Teens have always been impulsive risk-takers, but modern research helps explain why they are and how this puts them at a greater risk for addiction than adults. It all comes down to the development of the frontal lobe of the human brain. It is the last part of the brain to mature and the region that is responsible for making decisions, for controlling impulses and for risk-taking. With this area still in development, teens are at highly susceptible to making bad choices when it comes to substance abuse and for becoming addicted.
Development of the Brain and Impulse Control
Researchers in neuroscience have pinpointed how and when the human brain finishes developing, and while everyone is an individual, most of us are works in progress until our early or mid-20s. One aspect of brain-building that is still in development in the teenage years is the creation of myelin, the insulating fat that surrounds brain cells. Without the insulation, certain areas of the brain don’t function as well. For teens, the last part of the brain to get that insulation is the prefrontal cortex.
The prefrontal cortex is responsible for key executive functions. We use it to make insights, to have empathy for others, to control our impulses and to make choices about behaviors that may be risky. Without complete connections here, teenagers are less able than adults to make quick, important decisions and to control impulses. Earlier research already found that impulse control is a big factor in substance abuse and addiction. People who are more impulsive are more likely to abuse substances.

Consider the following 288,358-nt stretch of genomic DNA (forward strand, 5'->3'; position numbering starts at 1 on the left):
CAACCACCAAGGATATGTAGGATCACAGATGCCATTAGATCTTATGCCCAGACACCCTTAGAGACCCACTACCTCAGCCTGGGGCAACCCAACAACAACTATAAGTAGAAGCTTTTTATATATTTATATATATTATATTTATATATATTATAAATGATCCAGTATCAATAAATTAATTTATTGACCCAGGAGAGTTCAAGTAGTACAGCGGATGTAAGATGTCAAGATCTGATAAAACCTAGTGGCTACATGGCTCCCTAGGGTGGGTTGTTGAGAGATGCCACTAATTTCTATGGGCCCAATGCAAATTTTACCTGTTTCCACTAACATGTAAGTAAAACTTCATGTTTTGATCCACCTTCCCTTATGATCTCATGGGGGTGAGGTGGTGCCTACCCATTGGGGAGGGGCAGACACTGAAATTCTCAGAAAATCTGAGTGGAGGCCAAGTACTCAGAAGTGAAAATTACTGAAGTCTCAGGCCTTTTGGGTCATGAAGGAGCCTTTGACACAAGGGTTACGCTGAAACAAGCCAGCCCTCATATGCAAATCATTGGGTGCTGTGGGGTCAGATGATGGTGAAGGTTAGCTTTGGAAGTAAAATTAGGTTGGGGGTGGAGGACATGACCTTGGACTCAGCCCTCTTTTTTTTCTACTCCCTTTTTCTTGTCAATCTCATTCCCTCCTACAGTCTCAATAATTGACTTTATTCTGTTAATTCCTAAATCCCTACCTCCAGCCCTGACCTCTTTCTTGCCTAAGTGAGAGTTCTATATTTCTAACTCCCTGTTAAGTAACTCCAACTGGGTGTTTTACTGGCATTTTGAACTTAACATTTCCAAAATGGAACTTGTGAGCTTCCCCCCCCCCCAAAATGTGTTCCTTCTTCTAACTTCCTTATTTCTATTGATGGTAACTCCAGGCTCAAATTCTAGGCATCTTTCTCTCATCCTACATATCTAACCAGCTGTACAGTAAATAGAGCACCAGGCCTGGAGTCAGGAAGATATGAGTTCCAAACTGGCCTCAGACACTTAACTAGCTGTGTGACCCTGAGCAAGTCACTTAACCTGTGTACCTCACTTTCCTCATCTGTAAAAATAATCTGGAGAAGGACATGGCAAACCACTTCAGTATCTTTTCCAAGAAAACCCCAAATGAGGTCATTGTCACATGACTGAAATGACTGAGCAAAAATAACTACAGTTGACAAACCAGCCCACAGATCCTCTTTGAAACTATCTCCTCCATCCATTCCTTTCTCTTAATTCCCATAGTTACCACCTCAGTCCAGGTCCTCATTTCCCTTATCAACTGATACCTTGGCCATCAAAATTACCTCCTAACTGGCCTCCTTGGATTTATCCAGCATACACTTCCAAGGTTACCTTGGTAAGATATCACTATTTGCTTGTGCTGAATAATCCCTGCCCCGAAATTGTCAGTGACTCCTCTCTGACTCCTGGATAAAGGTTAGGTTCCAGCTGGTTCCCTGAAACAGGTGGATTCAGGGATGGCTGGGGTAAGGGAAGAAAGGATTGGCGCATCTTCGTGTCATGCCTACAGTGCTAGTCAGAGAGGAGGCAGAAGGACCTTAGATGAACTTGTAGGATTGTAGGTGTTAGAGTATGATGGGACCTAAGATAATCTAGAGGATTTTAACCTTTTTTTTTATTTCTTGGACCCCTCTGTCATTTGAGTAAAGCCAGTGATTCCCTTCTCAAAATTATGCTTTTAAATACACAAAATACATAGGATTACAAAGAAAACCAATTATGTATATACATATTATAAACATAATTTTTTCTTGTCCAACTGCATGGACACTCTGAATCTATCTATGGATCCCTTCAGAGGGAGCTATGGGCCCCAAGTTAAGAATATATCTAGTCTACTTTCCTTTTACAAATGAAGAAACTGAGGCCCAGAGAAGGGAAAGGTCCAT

From Impulsivity to Addiction
The impulsive nature of the teenager, along with a decreased ability to see the harm in risky behaviors, often leads to substance abuse. To compound the problem, teenagers are also more likely than adults to become addicted when they abuse substances. To understand why, we can consider learning. The incomplete development of the teenage brain allows teens to learn more easily than adults. Learning something new stimulates connections in the brain that become a more entrenched circuit. This is easier to do when the connections are still incomplete, as in teenagers.
Addiction, sadly, is similar to learning in the brain. When a teen abuses a drug, he or she builds a new circuit based on reward. As with learning something new, this circuit is easier to build and strengthen in a teenage brain. The result is that teens abusing substances become addicted more quickly and more heavily than adults do. It is a myth that young people are more resilient when it comes to substance abuse. The reality is that drugs and alcohol have more permanent and lasting effects on the teenage brain.
Understanding the teenage brain is important when it comes to learning about the risks of substance abuse. We know that teens are more likely to abuse substances and that they suffer greater damages when making that choice. Teens need to be educated, as do their parents, as to these realities of drug and alcohol use. With knowledge comes power. Teens are not slaves to their brains. They are capable of making better choices, and with the right information they are more likely to make the right decisions about substance abuse.